The "Town Too Tough to Die" is probably one of the best known small towns in the country. A prospector by the name of Ed Schieffelin was once told that if he went looking for gold in the Apache territory of San Pedro Valley, he would find nothing but his tombstone. When he found silver and put in a claim, he decided to name it Tombstone. It was incorporated in 1881.
It became a town known for saloons, gambling, and became famous for the Earp-Clanton Shoot out just outside the OK Corral. It was at that time bigger, and considered more cultured than Tucson. In the mid 1900's the silver mines lost profitability, and the town started its relative decline compared to other towns in the Territory. Today, tourism is the big industry there, and the population is at about 1500 (down from 1600 in 1980).
In the early days, the town was smack in the middle of the Apache fighting. Cochise was one of the most feared Chiricahua Apaches, and this was his domain. Later, when the Chiricahua Apache Reservation was closed, another warrior by the name of Geronimo kept the area exciting with his raids.
Today, the tourist can learn quite a bit about the early days, and be entertained with a lot of tourist trap fluff. Shoot outs are held everyday, either at the OK corral, on Allen Street, and at the Helldorado Amphitheater on 4th and Toughnut Street.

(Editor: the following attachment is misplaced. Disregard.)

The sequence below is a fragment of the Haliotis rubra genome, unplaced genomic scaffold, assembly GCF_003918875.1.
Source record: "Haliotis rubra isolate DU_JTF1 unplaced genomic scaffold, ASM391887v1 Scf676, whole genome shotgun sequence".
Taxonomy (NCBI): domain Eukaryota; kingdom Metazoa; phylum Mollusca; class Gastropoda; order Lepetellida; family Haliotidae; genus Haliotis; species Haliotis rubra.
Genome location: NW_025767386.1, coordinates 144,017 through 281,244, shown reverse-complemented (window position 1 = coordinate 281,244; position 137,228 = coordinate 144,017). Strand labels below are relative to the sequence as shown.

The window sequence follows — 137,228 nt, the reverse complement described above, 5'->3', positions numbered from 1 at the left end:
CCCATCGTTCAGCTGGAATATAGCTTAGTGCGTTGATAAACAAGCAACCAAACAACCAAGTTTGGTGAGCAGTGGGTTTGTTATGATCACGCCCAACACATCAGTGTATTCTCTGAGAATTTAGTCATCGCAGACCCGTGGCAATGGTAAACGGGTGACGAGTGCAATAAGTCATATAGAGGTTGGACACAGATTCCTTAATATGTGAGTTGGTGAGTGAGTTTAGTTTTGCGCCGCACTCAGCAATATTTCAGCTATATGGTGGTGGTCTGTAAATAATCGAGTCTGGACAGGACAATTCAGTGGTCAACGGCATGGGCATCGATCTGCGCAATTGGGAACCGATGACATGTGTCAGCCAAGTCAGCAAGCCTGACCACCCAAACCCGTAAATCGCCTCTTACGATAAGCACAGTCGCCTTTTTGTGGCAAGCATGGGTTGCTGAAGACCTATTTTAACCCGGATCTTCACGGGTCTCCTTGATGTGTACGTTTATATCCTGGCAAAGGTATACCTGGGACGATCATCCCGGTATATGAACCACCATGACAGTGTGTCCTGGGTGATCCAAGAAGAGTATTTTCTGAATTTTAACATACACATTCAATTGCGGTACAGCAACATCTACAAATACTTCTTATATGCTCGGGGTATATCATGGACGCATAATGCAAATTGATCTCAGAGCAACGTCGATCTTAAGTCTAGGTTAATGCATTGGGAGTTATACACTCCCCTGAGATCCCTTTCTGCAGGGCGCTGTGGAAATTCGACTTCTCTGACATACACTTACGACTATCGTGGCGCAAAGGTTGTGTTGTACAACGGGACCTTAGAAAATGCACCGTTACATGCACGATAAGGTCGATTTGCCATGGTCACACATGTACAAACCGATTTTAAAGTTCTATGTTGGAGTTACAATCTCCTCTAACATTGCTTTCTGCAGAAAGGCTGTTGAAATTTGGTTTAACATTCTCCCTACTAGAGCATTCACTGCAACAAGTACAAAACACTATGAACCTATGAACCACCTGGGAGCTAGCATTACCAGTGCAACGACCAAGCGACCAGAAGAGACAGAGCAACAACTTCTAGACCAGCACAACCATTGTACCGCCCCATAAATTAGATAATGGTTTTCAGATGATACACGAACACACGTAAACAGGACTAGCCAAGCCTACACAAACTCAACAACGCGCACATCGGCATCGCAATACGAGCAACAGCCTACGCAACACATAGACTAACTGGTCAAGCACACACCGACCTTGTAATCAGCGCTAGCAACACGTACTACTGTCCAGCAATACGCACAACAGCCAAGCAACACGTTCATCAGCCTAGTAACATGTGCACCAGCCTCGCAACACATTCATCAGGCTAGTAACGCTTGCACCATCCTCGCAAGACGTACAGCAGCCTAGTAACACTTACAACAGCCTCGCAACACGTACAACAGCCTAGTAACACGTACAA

Things to Do:
Boot Hill: The very famous graveyard. Look for the tombstone of Lester Moore, a Wells Fargo station agent from Naco, Arizona. His epitaph reads: "Here lies Lester Moore / Four slugs from a .44 / No Les No More" Lots of famous gunslingers are here, including the losers of the fight at the OK Corral. Just off of US 80 north of Fremont.
Actually, just cruise around the four blocks edged by Fremont, 3rd Street, Toughnut, and 5th Street. You will find just about all Tombstone is famous for, including the Bird Cage Theater, preserved as it was in the 1880's; the Rose Tree Inn, site of the worlds largest rose tree, covering about 7000 square feet, and most of what is listed here.
Helldorado Celebration: Taking place every October
OK Corral: Take a trip to see where the famous shoot out took place. The mannequins are pretty cheesy, but for $2.50, the price of admission, it is worth it if you are in the area. Open from 9 a.m. to 5 p.m. On Allen Street just east of 3rd Street.
Places to Eat:
Crystal Palace Saloon: Built in 1879, restored to look just like it did in its heyday. Call (520)457-3611
Big Nose Kate's: The original. Call (520) 457-3815
� Copyright 1998 Q87 International & Vincent Davis. All rights reserved.
Last revised: October 30, 1998